Cargo


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Cargo

Goods being transported.

Cargo

Anything being transported, especially if it is to be sold later.

cargo

see FREIGHT.

freight

or

cargo

goods that are in the process of being physically transported from a factory or depot to a customer by road, rail, sea or air, involving both domestically and internationally traded goods. The movement of goods may be done by the supplier's own distribution division or by independent fleet operators and FREIGHT FORWARDERS. See C. I. F., F. O. B.
References in classic literature ?
This cargo was consigned to a Whitby solicitor, Mr.
Asked me questions about the vessel, the time she left Marseilles, the course she had taken, and what was her cargo.
I found the dear old Lady Jermyn on the very eve of sailing, with a new captain, a new crew, a handful of passengers (chiefly steerage), and nominally no cargo at all.
I've known men come on shore for a few hours while their ship was taking in cargo, and never go back.
Nothing of this was missed by Dag Daughtry, who knew a dog when he saw one, as he studied Michael in the light of the lanterns held by black boys where the whaleboats were landing cargo.
That he knew his business his owners were convinced, or at forty he would not have held command of the Tryapsic, three thousand tons net register, with a cargo capacity of nine thousand tons and valued at fifty-thousand pounds.
The Peddler saw through his trick and drove him for the third time to the coast, where he bought a cargo of sponges instead of salt.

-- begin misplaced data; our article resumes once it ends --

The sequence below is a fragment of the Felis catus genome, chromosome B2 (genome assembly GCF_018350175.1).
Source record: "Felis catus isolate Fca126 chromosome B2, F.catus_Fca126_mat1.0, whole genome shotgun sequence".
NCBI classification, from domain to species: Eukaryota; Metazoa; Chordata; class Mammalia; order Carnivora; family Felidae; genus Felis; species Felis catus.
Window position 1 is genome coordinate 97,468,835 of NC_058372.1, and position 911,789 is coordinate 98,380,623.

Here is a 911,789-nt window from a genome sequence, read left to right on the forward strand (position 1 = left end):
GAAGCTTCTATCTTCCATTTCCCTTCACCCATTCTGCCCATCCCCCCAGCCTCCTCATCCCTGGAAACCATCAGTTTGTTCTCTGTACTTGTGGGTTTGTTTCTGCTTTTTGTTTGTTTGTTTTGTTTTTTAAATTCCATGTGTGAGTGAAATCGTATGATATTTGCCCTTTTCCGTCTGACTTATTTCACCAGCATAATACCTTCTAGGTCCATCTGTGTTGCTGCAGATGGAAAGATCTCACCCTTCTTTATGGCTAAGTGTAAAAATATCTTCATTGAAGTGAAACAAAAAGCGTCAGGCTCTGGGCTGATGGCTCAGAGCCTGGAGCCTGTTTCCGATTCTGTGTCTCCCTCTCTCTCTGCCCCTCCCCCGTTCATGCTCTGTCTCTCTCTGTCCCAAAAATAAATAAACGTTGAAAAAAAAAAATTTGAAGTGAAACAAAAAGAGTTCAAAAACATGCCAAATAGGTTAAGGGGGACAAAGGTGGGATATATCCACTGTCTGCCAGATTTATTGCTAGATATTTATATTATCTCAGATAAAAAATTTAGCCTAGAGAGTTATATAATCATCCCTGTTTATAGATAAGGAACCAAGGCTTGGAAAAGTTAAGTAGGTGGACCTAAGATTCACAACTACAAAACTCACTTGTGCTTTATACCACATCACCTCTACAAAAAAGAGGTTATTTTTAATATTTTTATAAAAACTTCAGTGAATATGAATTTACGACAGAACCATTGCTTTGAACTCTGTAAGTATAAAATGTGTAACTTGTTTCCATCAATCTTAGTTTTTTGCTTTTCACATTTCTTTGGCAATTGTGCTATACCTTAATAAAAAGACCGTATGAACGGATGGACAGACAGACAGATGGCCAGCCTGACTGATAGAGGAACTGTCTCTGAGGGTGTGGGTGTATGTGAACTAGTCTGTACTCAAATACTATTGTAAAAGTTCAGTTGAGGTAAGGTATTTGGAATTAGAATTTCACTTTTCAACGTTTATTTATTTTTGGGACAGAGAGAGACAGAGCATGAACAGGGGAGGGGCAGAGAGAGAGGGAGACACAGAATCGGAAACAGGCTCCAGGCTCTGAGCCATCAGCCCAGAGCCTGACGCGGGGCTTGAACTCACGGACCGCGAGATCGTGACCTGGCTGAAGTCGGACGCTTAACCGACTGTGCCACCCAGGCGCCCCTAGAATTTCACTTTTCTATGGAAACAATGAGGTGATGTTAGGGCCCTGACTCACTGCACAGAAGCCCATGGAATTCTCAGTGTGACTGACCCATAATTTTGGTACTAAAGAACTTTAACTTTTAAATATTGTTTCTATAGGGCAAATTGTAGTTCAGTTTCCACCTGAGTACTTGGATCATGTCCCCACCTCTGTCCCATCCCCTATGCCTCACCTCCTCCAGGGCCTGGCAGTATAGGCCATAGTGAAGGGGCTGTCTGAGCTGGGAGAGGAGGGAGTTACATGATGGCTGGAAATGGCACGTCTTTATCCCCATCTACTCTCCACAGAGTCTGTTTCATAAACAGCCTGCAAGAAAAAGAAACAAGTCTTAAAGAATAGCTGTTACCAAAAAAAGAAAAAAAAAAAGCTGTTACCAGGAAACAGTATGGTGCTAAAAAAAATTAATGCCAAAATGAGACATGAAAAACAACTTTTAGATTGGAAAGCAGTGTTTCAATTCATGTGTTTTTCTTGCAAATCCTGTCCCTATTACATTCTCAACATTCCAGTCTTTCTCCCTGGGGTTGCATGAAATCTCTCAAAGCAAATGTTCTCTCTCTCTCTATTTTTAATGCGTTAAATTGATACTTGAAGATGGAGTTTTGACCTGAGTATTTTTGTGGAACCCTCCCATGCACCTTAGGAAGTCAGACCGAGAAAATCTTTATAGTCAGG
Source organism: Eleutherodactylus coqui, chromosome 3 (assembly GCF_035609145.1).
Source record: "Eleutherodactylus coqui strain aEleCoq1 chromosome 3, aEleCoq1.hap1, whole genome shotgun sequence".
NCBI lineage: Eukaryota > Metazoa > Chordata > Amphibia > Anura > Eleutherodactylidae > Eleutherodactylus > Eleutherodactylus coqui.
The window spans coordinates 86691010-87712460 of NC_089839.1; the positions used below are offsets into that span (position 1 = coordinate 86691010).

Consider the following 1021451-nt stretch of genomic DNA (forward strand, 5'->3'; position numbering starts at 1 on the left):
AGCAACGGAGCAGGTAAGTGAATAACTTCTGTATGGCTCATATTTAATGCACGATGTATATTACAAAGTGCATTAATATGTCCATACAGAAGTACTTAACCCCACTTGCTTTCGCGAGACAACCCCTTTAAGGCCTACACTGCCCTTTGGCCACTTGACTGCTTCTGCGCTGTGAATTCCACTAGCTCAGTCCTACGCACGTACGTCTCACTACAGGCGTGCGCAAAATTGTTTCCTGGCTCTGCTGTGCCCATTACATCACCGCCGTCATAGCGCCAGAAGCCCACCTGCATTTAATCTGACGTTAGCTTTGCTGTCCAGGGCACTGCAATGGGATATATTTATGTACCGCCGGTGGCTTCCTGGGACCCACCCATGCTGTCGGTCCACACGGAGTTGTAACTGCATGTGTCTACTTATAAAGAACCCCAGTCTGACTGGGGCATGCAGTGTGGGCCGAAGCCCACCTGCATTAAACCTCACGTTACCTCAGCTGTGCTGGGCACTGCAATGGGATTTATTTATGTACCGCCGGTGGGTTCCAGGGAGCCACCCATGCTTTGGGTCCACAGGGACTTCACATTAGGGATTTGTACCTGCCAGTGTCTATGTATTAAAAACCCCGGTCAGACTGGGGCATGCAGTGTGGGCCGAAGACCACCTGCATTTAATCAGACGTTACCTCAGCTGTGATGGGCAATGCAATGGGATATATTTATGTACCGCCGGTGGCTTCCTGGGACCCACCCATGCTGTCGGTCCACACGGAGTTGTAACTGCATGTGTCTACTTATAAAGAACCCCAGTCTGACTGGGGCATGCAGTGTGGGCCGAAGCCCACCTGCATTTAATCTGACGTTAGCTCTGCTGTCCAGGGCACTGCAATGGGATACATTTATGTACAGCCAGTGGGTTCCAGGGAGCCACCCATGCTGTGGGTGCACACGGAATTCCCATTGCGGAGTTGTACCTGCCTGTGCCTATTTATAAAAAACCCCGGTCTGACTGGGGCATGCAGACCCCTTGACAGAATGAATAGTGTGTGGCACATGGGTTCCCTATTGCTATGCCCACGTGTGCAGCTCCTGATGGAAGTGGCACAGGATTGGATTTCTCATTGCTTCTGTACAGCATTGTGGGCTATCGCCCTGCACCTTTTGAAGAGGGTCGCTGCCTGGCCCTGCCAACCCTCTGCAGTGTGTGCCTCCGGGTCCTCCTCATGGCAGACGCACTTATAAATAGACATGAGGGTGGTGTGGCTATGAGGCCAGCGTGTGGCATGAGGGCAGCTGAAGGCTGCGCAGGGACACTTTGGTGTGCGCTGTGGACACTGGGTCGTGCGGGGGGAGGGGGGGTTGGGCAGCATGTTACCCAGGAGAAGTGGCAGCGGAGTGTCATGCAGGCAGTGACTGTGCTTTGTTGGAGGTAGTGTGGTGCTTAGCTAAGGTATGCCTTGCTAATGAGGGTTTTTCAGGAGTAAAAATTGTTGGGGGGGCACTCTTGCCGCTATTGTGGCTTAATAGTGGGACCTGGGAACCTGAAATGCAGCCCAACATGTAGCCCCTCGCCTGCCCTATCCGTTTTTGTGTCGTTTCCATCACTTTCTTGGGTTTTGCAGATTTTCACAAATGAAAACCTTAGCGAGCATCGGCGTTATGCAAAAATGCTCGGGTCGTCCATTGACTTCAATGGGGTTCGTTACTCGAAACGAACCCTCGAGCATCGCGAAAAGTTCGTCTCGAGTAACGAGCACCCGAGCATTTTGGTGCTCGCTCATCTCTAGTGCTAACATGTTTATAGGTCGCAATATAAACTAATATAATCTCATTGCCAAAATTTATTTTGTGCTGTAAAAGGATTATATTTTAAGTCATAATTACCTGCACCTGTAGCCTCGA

On his way back, as he rode towards the village, he saw that she had indeed anchored, and that many boats were round her, bearing cargo to the shore.
Sometimes they were found unattended and dead in their beds; on occasion their bodies were dragged out of the water; and sometimes it was just plain accident, as when Bill Kelley, unloading cargo while drunk, had a finger jerked off, which, under the circumstances, might just as easily have been his head.
During the first few days they were busy discharging the cargo brought by the flotilla, the machines, and the rations, as well as a large number of huts constructed of iron plates, separately pieced and numbered.
In a troop each animal carries on a level road, a cargo weighing 416 pounds
The Nan-Shan was on her way from the southward to the treaty port of Fu-chau, with some cargo in her lower holds, and two hundred Chinese coolies returning to their village homes in the province of Fo-kien, after a few years of work in various tropical colonies.